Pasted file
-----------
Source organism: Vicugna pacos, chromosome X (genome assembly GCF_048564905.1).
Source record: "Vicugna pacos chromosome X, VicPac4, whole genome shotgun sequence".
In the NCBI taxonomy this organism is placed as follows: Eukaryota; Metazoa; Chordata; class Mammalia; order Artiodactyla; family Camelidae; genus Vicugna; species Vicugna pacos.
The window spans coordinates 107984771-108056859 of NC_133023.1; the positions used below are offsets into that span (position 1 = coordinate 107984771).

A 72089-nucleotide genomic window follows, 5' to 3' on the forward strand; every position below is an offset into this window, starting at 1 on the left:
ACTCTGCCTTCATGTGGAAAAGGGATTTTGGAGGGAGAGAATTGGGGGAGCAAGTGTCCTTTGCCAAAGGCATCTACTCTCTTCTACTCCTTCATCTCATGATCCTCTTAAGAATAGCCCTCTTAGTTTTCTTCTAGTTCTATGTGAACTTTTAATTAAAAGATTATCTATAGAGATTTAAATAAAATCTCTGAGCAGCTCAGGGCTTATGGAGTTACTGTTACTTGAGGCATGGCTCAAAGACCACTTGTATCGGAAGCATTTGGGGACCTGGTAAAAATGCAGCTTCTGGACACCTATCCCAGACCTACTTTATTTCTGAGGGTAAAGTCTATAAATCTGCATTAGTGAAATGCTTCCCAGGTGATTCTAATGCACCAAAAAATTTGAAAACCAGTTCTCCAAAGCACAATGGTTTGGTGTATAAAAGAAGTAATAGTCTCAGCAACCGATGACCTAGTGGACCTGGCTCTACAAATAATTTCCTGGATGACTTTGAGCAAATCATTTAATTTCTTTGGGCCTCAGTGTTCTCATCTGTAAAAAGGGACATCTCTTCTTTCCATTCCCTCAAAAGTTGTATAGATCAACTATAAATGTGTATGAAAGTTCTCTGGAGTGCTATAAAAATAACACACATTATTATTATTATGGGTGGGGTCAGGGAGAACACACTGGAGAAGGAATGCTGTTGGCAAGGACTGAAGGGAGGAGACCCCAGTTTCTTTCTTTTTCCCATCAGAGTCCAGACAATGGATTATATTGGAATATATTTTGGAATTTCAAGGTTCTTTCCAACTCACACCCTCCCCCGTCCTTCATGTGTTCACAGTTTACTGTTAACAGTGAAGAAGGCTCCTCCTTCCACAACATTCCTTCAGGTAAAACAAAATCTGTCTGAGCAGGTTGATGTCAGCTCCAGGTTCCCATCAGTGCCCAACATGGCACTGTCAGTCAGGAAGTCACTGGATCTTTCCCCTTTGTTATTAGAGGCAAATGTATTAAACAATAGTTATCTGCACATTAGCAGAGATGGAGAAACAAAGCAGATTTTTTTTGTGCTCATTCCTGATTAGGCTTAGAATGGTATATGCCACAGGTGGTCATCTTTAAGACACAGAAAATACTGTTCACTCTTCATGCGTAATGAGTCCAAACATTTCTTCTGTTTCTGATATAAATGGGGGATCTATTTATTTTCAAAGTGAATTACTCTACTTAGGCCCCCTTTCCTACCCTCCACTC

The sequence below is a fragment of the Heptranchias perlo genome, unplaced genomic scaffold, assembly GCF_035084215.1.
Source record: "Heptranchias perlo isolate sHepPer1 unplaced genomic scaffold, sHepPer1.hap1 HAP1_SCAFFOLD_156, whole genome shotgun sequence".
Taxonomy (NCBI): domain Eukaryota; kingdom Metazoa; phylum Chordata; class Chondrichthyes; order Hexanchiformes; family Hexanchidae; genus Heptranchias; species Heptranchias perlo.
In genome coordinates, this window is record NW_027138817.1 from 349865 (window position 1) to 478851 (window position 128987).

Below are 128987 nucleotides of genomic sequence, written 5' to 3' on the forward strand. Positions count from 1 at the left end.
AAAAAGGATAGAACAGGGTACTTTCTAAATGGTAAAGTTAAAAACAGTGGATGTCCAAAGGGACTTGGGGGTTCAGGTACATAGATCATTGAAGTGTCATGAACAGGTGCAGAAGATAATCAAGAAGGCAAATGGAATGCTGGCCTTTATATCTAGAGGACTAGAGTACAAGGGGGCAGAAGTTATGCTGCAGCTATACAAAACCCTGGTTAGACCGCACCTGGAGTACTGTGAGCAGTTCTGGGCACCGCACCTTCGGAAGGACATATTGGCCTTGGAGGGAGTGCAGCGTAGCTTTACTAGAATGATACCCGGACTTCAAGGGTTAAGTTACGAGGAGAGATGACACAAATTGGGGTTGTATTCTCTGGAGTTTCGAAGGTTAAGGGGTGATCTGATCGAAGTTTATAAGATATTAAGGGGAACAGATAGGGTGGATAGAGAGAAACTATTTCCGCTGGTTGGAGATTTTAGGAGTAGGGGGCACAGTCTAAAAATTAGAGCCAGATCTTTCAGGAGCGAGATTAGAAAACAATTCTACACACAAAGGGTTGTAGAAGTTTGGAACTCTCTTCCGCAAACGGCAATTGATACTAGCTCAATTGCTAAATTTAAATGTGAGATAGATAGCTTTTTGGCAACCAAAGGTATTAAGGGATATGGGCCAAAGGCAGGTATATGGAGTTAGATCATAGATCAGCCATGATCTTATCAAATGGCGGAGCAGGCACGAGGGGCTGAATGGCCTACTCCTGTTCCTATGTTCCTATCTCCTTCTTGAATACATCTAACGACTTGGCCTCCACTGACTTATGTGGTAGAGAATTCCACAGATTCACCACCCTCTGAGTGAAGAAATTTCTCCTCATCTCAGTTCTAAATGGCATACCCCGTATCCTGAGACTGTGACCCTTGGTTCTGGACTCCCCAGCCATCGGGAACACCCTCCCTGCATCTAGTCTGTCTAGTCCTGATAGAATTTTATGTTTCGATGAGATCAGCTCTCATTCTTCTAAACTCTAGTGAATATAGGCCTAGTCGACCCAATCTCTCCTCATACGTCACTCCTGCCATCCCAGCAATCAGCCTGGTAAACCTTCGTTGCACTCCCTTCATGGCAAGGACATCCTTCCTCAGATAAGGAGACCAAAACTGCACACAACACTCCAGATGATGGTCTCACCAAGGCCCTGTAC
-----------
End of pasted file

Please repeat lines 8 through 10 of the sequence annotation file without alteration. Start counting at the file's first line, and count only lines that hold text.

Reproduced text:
Source record: "Heptranchias perlo isolate sHepPer1 unplaced genomic scaffold, sHepPer1.hap1 HAP1_SCAFFOLD_156, whole genome shotgun sequence".
Taxonomy (NCBI): domain Eukaryota; kingdom Metazoa; phylum Chordata; class Chondrichthyes; order Hexanchiformes; family Hexanchidae; genus Heptranchias; species Heptranchias perlo.
In genome coordinates, this window is record NW_027138817.1 from 349865 (window position 1) to 478851 (window position 128987).